JOHANNESBURG (Reuters) - South African state-run power firm Eskom said on Wednesday that asset sales could not solve its problems and that a bailout or debt relief were preferable, as it flagged a loss before tax of more than 11.2 billion rand ($800 million) this financial year.
Eskom, Africa’s largest public utility, is working on a turnaround plan to reverse a decade of steep decline, in which electricity sales fell while debt ballooned and the company became embroiled in corruption scandals.
It supplies more than 90 percent of South Africa’s power, making it critical to the health of the $340 billion economy.
“Eskom is in a state of severe financial difficulty, ... we are locked into a loss-making position,” Eskom Chairman Jabu Mabuza told a news conference.
“All the assets which we could sell are the ones that no one could buy,” Mabuza said. “There are other ways, call them what you want. A bailout, an equity injection by the shareholder ... or some debt relief.”
President Cyril Ramaphosa appointed a new board at Eskom early this year, in one of his first moves since replacing Jacob Zuma as leader of the ruling African National Congress.
But efforts to turn the company around have been hampered by severe fiscal constraints, labour unrest and fuel shortages affecting as much as two-thirds of its coal-fired power stations.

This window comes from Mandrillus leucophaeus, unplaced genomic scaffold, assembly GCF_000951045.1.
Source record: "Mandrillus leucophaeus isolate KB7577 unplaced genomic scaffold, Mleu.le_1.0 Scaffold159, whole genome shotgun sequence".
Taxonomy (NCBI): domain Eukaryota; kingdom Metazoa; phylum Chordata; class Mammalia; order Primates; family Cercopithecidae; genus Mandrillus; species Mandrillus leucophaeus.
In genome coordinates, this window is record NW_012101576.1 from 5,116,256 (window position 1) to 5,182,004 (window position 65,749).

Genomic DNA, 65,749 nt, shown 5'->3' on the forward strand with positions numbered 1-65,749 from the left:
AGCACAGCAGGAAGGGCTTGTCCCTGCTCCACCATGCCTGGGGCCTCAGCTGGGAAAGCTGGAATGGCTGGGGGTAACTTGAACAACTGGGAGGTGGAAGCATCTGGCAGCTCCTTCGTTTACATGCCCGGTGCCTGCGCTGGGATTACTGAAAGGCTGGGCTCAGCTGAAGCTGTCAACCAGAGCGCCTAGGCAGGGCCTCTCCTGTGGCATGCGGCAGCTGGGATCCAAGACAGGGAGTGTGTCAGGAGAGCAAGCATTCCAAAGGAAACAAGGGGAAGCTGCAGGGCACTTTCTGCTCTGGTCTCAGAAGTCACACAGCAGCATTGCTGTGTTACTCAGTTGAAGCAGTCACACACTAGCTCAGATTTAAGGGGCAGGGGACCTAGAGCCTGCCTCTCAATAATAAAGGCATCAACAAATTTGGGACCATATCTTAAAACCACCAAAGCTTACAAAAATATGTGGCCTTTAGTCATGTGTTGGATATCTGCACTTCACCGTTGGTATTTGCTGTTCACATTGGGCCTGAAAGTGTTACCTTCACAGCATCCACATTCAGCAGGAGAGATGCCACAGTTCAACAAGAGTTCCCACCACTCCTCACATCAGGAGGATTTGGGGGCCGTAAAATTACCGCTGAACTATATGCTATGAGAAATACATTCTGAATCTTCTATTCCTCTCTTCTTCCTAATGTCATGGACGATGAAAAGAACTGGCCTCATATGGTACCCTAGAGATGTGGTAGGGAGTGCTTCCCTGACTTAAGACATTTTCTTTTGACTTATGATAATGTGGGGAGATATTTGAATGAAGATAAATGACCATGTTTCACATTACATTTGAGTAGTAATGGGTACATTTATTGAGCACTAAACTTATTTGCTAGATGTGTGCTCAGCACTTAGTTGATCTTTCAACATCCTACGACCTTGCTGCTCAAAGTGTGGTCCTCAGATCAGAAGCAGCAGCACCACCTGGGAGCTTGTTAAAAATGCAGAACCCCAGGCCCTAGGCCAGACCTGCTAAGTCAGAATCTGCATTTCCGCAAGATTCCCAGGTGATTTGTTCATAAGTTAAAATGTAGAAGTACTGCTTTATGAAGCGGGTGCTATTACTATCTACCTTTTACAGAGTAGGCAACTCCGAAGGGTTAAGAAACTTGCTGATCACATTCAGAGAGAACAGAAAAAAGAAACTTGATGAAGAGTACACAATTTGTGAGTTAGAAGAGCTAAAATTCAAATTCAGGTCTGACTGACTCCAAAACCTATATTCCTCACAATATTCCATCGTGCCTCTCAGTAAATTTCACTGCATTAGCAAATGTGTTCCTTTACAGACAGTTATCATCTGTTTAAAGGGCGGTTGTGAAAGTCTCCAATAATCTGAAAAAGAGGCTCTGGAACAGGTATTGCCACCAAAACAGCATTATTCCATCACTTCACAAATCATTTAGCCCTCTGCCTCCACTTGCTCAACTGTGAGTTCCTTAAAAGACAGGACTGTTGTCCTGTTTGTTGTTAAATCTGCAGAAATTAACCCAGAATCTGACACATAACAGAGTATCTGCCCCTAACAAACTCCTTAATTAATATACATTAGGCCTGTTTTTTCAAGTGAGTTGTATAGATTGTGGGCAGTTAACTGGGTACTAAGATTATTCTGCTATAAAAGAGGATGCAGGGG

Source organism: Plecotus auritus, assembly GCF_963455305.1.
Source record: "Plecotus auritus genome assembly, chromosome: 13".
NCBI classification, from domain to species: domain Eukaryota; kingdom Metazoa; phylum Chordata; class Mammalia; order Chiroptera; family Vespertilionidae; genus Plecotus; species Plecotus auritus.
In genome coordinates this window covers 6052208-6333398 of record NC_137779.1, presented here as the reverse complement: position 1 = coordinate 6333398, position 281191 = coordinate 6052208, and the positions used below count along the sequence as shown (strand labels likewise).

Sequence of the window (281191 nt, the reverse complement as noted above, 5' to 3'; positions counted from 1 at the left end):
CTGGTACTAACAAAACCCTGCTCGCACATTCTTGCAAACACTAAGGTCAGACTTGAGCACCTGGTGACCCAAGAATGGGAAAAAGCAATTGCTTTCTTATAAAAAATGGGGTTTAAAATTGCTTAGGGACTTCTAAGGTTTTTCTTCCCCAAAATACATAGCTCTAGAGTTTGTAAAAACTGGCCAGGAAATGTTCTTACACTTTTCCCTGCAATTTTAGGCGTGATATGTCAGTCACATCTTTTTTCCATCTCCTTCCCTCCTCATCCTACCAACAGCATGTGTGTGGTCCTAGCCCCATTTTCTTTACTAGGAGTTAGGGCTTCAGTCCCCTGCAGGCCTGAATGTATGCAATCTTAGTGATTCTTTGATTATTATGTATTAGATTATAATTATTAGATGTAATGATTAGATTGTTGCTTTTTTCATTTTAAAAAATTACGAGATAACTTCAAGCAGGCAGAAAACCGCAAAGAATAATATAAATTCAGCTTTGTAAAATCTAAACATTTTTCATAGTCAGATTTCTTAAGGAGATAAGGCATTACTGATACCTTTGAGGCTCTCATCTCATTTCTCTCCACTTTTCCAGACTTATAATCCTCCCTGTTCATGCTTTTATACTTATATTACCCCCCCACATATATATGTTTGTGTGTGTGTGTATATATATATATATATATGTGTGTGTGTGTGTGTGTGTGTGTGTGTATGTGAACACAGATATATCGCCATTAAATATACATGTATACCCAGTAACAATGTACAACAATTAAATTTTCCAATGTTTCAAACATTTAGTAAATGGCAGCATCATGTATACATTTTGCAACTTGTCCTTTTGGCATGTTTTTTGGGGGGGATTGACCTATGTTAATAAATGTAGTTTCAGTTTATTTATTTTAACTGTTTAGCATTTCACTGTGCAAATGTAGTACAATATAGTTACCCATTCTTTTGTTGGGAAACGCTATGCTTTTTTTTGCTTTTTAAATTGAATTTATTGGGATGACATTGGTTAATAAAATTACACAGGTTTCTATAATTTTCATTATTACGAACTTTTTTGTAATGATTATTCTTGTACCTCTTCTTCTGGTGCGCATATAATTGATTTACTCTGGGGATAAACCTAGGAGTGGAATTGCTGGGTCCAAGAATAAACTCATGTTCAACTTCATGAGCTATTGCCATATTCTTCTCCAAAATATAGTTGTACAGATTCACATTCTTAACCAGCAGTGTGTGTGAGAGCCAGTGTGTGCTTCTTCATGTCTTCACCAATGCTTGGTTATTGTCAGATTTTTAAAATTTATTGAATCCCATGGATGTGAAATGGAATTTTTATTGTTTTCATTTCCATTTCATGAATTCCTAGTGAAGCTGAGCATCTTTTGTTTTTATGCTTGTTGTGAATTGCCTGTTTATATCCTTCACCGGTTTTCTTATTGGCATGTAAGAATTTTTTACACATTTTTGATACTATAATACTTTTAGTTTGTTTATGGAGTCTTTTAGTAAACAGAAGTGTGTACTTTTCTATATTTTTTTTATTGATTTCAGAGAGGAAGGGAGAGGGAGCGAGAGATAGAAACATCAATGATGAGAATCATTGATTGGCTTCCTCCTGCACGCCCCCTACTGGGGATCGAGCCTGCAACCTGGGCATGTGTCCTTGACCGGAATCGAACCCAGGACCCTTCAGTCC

On Wednesday, Eskom reported a 671 million rand profit in the six months to the end of September but said its performance in the next six months would be hurt by a wage deal with trade unions and greater maintenance costs.
That compares with a 6.3 billion rand profit in the six months to the end of September 2017 and a full-year loss of 2.3 billion rand loss for the 2017/18 financial year.
Eskom’s total debt rose to 419 billion rand at the end of September, from 367 billion a year earlier. Its cash levels rose from 8.5 billion rand to 17.3 billion rand over the same period but are expected to come under pressure in the second half of the 2018/19 financial year.
Eskom’s Mabuza ruled out debt-to-equity swaps as a way to reduce indebtedness, saying converting debt held by state pension fund the Public Investment Corporation was a “dangerous route”.
CEO Phakamani Hadebe said options for government support could be a cash injection or moving some of its debt to the government’s balance sheet. “Our debt levels have reached certain levels which are no longer sustainable,” he said.
($1 = 13.9692 rand)
Reporting by Alexander Winning; Editing by Alexandra Hudson and Edmund Blair